Not wanting to be indifferent to her plight, I secretly set about finding accommodations for her at a western-style hotel. On short notice, I was able to get a great rate at the Swissotel (which is awesome!). I called teeruk with the good
news intending to surprise her with my magnanimity. Surely she would be most grateful and shower me with praise for being such a good husband. However, when I informed her of the arrangements I made she became very cross and stated she did NOT
want to stay there. She said she was disappointed I had made the reservation! WTF! Yet again I failed to comprehend the intricacies of Thai culture. Teeruk stated the Swissotel was for rich people and she would not fit in. Rich people wear beautiful
clothes and would immediately recognize her as a poor Isaan girl. Hearing her protests brought to mind all the sloppy dressed farangs I remember seeing at the Swissotel walking through the lobby wear shorts, a T-shirt and black socks with sandals.
On a practical note, teeruk is very frugal and stated she did not want me to spend the money. Mind you I never once heard such words come from the month of my ex farang wife during 18 years of marriage. Teeruk can make a satang scream
and so she stayed at her sister’s sweat box apartment.
On the appointed day teeruk dutifully arrived early at the embassy with Jay in tow. While there she struck up conversations with other denizens in the waiting room. One Thai girl was in low spirits since she was there for a “re-interview”.
The embassy staff had doubts regarding the veracity of her alleged relationship with Khun Farang. The embassy wanted to see more documentation in the form of previously posted cards from him, their email and call history during their months apart.
The Thai girl had little to show her pending examiners and was not feeling optimistic. (Visa fraud from LOS has been a serious problem. One immigration officer told me Thai women pay farangs US$ 10K and up for bogus marriages to gain a visa).
Teeruk then chatted with a farang man and his Thai fiancée who was holding a mixed race child. The farang was the father of the child, but his fiancée was not the mother. It turned out the farang had met the child’s biological
mother in a bar and fell for her, hence the mixed race child. However, the biological mom could not adjust to rigors of domestic life and fled the scene (and her child) for the solace and tranquility of the gogo bar, smoking, drinking and gambling!
Given the situation, daddy farang paid gogo mom a million baht to go away and sign over her rights to the child.
When teeruk’s turn came, she calmly strolled in to face the inquisition; confident her farang was a smart man and had taken care of all. Jay behaved himself and the interview went fine until it came to the matter of the biological
father. The consular officer informed teeruk she needed Papa Somchai to come in person to the embassy and sign over his parental rights for Jay the leave Thailand! WTF! That’s not what the embassy’s website said! Apparently, the
regulation changed in 2010 and they had yet to update the posting. Teeruk departed the embassy and returned to her sister’s hovel feeling most dispirited. The success of the entire enterprise rested solely on the good will of Papa Somchai.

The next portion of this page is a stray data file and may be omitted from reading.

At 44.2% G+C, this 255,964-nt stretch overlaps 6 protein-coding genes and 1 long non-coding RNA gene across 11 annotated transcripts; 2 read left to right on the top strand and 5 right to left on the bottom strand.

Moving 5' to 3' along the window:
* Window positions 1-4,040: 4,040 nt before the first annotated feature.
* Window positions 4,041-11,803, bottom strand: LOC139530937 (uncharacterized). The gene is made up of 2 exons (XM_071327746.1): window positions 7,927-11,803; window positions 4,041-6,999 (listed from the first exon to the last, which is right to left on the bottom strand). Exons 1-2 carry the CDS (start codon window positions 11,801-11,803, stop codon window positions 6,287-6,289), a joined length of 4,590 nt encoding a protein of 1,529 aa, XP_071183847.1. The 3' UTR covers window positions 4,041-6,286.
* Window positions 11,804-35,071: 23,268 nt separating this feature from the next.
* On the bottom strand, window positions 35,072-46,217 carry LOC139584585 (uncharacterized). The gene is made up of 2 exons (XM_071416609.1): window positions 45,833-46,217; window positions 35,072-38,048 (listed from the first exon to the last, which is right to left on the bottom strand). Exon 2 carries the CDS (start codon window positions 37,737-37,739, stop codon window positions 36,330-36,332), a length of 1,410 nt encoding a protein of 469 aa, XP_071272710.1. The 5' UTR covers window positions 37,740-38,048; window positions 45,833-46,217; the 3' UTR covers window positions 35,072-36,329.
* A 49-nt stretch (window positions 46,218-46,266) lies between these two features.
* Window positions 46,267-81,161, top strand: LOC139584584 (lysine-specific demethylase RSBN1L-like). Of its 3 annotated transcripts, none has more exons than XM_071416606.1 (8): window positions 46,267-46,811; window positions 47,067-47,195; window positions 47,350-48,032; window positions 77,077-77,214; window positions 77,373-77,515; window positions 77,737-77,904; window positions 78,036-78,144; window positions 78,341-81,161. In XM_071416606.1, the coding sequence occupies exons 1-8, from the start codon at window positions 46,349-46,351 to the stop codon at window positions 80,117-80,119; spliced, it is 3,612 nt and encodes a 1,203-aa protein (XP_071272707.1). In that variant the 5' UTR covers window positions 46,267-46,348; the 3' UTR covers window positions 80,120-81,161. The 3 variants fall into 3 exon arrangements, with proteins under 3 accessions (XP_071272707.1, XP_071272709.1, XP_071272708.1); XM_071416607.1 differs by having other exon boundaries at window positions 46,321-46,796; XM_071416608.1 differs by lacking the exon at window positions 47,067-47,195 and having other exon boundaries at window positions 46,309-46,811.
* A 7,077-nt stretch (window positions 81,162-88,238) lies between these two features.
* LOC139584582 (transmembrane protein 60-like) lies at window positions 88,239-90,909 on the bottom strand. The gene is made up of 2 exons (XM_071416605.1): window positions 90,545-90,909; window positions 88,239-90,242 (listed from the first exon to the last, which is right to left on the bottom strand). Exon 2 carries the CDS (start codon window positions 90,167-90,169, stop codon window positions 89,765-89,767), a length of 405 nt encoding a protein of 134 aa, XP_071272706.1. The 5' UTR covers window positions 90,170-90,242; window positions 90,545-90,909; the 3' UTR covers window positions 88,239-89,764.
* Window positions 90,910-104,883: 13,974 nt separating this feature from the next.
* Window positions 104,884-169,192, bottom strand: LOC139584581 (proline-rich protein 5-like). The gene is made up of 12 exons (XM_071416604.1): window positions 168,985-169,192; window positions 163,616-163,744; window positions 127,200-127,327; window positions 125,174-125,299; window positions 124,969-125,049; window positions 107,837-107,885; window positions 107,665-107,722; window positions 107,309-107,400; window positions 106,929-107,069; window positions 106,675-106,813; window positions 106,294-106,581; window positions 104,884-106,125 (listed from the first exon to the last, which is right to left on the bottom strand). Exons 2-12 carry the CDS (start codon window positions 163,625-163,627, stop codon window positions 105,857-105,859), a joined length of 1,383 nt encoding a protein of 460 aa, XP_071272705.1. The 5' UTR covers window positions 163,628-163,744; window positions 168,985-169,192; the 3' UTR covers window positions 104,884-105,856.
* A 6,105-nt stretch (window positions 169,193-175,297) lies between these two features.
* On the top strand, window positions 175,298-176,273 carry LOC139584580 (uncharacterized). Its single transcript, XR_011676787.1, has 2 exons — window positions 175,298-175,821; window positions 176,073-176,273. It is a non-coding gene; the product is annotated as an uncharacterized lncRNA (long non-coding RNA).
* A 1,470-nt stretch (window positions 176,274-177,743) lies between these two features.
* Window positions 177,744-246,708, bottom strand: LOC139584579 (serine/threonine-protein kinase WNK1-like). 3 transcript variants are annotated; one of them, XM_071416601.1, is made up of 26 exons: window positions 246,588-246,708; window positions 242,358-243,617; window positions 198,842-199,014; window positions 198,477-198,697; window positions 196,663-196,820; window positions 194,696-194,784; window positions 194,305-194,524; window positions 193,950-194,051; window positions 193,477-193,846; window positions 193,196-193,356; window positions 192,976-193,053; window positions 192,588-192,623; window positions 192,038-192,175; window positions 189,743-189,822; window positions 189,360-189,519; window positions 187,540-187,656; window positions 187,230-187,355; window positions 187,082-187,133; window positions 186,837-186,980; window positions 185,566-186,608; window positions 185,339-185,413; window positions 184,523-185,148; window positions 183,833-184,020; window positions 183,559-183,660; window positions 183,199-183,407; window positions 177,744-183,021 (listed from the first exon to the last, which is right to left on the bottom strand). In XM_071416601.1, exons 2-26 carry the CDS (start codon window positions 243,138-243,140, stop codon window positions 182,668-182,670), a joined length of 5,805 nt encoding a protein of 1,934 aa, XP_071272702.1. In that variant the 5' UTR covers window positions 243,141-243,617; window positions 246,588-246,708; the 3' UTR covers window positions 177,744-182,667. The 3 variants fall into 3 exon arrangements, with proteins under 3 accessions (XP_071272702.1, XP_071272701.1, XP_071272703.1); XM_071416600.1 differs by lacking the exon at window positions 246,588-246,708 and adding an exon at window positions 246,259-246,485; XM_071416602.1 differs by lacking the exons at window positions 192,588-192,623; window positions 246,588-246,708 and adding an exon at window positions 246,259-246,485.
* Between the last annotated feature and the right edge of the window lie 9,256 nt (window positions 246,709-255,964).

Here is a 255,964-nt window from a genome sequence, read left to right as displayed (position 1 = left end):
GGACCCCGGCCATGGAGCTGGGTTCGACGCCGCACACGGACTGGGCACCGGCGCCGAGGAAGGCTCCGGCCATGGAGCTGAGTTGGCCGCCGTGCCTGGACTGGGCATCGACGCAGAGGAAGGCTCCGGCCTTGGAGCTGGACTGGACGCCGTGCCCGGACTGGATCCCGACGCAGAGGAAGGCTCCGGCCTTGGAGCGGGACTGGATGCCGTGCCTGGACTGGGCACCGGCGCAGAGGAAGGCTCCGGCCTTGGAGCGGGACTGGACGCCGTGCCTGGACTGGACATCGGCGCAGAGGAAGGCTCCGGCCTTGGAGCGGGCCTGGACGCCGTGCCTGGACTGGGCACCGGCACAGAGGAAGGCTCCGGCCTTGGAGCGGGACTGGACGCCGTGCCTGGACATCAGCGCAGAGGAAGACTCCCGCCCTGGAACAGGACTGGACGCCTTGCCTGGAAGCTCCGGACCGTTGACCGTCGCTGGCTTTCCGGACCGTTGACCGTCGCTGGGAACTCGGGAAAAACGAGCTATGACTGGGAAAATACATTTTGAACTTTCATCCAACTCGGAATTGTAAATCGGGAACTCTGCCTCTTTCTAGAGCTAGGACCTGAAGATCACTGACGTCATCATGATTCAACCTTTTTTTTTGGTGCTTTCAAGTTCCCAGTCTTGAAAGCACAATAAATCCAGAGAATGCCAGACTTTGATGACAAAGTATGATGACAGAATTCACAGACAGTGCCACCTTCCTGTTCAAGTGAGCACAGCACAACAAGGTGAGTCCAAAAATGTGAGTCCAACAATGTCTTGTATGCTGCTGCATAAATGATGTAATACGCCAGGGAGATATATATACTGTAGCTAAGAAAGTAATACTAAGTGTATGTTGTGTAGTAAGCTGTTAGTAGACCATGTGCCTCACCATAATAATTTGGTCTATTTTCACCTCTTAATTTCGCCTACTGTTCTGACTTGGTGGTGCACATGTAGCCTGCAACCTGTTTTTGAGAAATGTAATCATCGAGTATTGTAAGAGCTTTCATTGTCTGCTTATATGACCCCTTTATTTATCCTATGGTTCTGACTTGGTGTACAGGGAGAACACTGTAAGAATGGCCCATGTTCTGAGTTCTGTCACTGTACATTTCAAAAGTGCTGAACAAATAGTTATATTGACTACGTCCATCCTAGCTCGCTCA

Teeruk and grandma would have to go hat in hand to him and beg assistance. Grandma despised Papa Somchai, because he had gotten her daughter pregnant, dumped her and most importantly not paid a sin sot. Why should he? That’s what
farangs are for. I learned of these troubling developments during a late night call. After the call I went to bed with the unsettling contentment of knowing I was on the other side of the earth and there was nothing I could do. The outcome was
up to providence.
At 3:30 AM the next night, teeruk called. I answered, full of apprehension, expecting to hear Somchai refused to sign or demanded big tea money for his signature. The obvious blackmail scenarios flashed through my mind. I faced the very real
prospect of having wasted a great deal of money on a fruitless cause and forever having a distraught Thai wife who would perpetually grieve the absence of her young son. However, teeruk exclaimed all had gone well! Papa Somchai arrived at the
embassy on time, signed the papers and was not paid for his cooperation! Shocking! I was relieved and puzzled. Teeruk stated she asked Papa Somchai if he wanted his son to have the life of an impoverished up country rice farmer or have all the
opportunities and education a life in Farangland had to offer? Papa Somchai did the right thing by his son. A son he may never see again. Too often on this forum we Stickites rail against what we see as the moral dispositions of Thai men; Thai
men most of us little know or understand outside the Thai girl’s mantra “Thai man no good!” Please allow me to take this occasion to give Jay’s bio dad credit for doing the loving thing for his son. That one single
act may well be the most significant event in Jay’s entire life.
The visa was obtained and teeruk returned to Farangland with the ultimate object of her affection. Now she can be the one thing in life she always wanted and that is a mom to her child. Jay turned 3 years old on his third day in Farangland.
The little guy can’t speak English yet, but we have plenty of time for that. We, as a family, have settled into our domestic routine. My 19-year old daughter has been outstanding with Jay and is excited about having a little brother. Teeruk
is acclimating herself to being a full-time parent and I am enjoying the chance to be a dad once again. I’m old enough to be Jay’s grandfather and teeruk’s dad. Most of you guys would recoil at the prospect of having a 3-year
old in your house. Not I. It’s sort of a second chance for me.
The other night I was seated in my chair, watching the history channel, frosty in hand with teeruk by my side. Master Jay was pretending to be his favorite TV super hero “Ultraman” from a Japanese kids show about a guy who fights Godzilla
type monsters. I observed Jay in full Ultraman mode charging across the room battling invisible monsters and single handedly saving humanity from certain doom. After his victory he crawled up on my lap, rapped his little arms around my head and
stared me down face to face as only a true super hero can do.
Jay: “Phom rak Khun dad.”
Me: “Phom rak khun Jay.”
Like I said at the beginning of this submission, I’ve been wondering what to do with myself when I retire. Now I think I know.
That's a real heart-warming story, and we really do need more positive stories like this!